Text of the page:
Tuesday, February 16, 2010

Tataguni estate says ‘tata’ to several trees

Tataguni estate says ‘tata’ to several trees

Raghava M.
Forest officials probing illegal felling and transportation of Roerich estate trees
Preliminary investigation points to procedural irregularity in felling trees

Forest Department staff begin work on enumerating felled trees

— Photo: K. Murali Kumar

HACKED: The Roerich and Devika Rani Roerich Estate Board stands accused of turning a blind eye to illegal felling and transportation of trees.
BANGALORE: The Forest Department is investigating unauthorised felling and transportation of trees from the Tataguni Estate of the late Svetoslav Roerich and Devika Rani.

Preliminary investigation points to procedural irregularity in felling and disposal of trees in the estate, which is on the Bangalore-Kanakapura Road, close to the Bannerghata National Park. This 468-acre estate is crucial for the department as the elephant corridor connecting the Bannerghatta National Park and the Cauvery Wildlife Sanctuary slices through it.

The department started the investigation following reports about the misuse of permission to cut 53 dead and fallen trees.

The Roerich and Devika Rani Roerich Estate Board, which is overseeing the Tataguni Estate, stands accused of turning a blind eye to illegal felling and transportation of large silver oak and eucalyptus trees.

Some of the bursera trees, or Indian lavender, planted by the Roeriches, whose seeds supplied essential oils to the perfume industry, have been damaged. After Devika Rani was done with her acting career, she settled in the Tataguni estate along with her second husband, Russian artist Svetoslav Roerich. Following his death in 1993 and hers the next year, their secretary Mary Poonacha made claims over the estate on the basis of a will. This will is now in dispute and the case is now before the Supreme Court, which had ordered maintenance of status quo.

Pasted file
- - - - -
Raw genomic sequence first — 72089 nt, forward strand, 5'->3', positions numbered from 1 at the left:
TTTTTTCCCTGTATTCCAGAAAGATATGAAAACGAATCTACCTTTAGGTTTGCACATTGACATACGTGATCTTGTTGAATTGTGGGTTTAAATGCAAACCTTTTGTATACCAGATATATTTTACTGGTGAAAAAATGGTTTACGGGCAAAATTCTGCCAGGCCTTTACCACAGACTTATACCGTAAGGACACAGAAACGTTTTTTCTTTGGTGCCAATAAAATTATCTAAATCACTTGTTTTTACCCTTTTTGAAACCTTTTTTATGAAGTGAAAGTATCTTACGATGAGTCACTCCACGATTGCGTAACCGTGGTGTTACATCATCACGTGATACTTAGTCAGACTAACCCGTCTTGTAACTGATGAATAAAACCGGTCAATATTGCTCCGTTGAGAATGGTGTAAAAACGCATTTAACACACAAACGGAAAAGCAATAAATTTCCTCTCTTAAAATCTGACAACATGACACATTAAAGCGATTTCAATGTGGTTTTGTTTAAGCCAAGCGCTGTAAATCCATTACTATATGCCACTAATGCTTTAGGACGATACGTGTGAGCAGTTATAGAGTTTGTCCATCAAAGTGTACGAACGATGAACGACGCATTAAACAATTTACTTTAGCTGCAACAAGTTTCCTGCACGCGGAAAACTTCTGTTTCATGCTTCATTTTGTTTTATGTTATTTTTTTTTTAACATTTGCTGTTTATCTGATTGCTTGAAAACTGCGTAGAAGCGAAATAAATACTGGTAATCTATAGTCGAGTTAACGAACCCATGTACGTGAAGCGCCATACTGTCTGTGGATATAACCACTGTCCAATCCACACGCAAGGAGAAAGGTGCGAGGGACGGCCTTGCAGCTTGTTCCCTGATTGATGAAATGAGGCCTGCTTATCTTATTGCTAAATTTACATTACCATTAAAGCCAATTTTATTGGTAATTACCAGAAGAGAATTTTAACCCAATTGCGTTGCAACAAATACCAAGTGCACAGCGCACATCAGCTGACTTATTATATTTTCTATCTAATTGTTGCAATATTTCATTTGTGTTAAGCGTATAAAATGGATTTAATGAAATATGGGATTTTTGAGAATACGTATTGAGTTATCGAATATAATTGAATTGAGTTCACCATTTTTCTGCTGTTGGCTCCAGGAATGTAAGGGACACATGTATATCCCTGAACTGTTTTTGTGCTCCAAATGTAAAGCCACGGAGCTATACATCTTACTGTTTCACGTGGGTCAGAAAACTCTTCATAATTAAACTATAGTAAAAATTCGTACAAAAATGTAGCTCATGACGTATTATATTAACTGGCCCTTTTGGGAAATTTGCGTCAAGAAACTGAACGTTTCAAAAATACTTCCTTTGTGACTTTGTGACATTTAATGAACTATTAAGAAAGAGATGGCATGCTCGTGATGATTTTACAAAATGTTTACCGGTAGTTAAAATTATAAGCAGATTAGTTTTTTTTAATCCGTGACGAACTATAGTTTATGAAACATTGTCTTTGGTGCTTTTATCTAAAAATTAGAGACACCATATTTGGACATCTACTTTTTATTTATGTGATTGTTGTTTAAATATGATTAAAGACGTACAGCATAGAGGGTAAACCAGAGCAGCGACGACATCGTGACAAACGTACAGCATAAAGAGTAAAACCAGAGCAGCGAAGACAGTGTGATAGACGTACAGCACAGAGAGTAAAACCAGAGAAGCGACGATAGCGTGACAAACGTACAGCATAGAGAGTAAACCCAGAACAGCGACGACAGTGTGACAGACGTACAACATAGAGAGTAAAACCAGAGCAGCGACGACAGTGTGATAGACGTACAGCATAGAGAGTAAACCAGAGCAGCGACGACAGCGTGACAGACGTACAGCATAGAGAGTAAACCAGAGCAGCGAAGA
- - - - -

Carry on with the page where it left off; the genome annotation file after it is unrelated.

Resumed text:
The estate
In 1996, the State Government established the Roerich and Devika Rani Roerich Estate Board to run the estate, which includes the couple’s house as well as studio.

On Monday, a team of forest personnel, led by Deputy Conservator of Forests (Bangalore Urban) N. Devaraj, visited the estate following reports of tree felling. During his inquiry Mr. Devaraj found that proper procedure for the disposal of wood had not been followed.

The felled trees did not bear numbers and no record had been maintained before issuing the permit to transport the wood on lorries.

Mr. Devaraj has instructed his personnel to begin work on enumerating the felled trees.

“In the next few days our staff will cover the entire area and find out the number of trees that have been cut down. We will check this with the number for which permission was granted and then calculate those felled illegally, he told The Hindu.

‘Yes, trees felled’
Conceding that trees were felled illegally, Mujeed Ahmed, Chief Executive Officer, Roerich and Devika Rani Roerich Estate Board, said: “Four eucalyptus trees and one Eugenia jambolana (neerale) tree have been cut down illegally. I noticed it on Sunday,” he said, adding that he had filed a complaint with the Thalghattapura police on Monday.

Mr. Ahmed said the Board had sought clearance of the State Government to cut down 53 dead and fallen trees in August 2009.

“They were harming other trees. The contractor who was assigned the task has taken away only 39 trees. He is yet to cut 14 trees,” he said.

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